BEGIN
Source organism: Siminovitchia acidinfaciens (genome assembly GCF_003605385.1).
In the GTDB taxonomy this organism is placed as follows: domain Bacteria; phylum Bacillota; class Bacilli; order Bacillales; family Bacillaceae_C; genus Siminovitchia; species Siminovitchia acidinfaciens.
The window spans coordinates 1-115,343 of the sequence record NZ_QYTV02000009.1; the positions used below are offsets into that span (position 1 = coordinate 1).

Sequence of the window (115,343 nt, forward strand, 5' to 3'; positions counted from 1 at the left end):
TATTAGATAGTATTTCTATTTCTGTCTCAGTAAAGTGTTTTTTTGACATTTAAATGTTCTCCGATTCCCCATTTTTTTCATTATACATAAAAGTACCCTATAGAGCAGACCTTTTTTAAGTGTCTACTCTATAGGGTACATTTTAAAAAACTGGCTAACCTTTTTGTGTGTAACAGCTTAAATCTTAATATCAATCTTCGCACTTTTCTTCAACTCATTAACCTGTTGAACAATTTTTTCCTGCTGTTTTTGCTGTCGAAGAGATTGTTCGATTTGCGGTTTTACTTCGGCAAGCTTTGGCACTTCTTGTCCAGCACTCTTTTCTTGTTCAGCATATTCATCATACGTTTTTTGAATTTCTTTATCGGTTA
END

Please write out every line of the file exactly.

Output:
Source organism: Siminovitchia acidinfaciens (genome assembly GCF_003605385.1).
In the GTDB taxonomy this organism is placed as follows: domain Bacteria; phylum Bacillota; class Bacilli; order Bacillales; family Bacillaceae_C; genus Siminovitchia; species Siminovitchia acidinfaciens.
The window spans coordinates 1-115,343 of the sequence record NZ_QYTV02000009.1; the positions used below are offsets into that span (position 1 = coordinate 1).

Sequence of the window (115,343 nt, forward strand, 5' to 3'; positions counted from 1 at the left end):
TATTAGATAGTATTTCTATTTCTGTCTCAGTAAAGTGTTTTTTTGACATTTAAATGTTCTCCGATTCCCCATTTTTTTCATTATACATAAAAGTACCCTATAGAGCAGACCTTTTTTAAGTGTCTACTCTATAGGGTACATTTTAAAAAACTGGCTAACCTTTTTGTGTGTAACAGCTTAAATCTTAATATCAATCTTCGCACTTTTCTTCAACTCATTAACCTGTTGAACAATTTTTTCCTGCTGTTTTTGCTGTCGAAGAGATTGTTCGATTTGCGGTTTTACTTCGGCAAGCTTTGGCACTTCTTGTCCAGCACTCTTTTCTTGTTCAGCATATTCATCATACGTTTTTTGAATTTCTTTATCGGTTA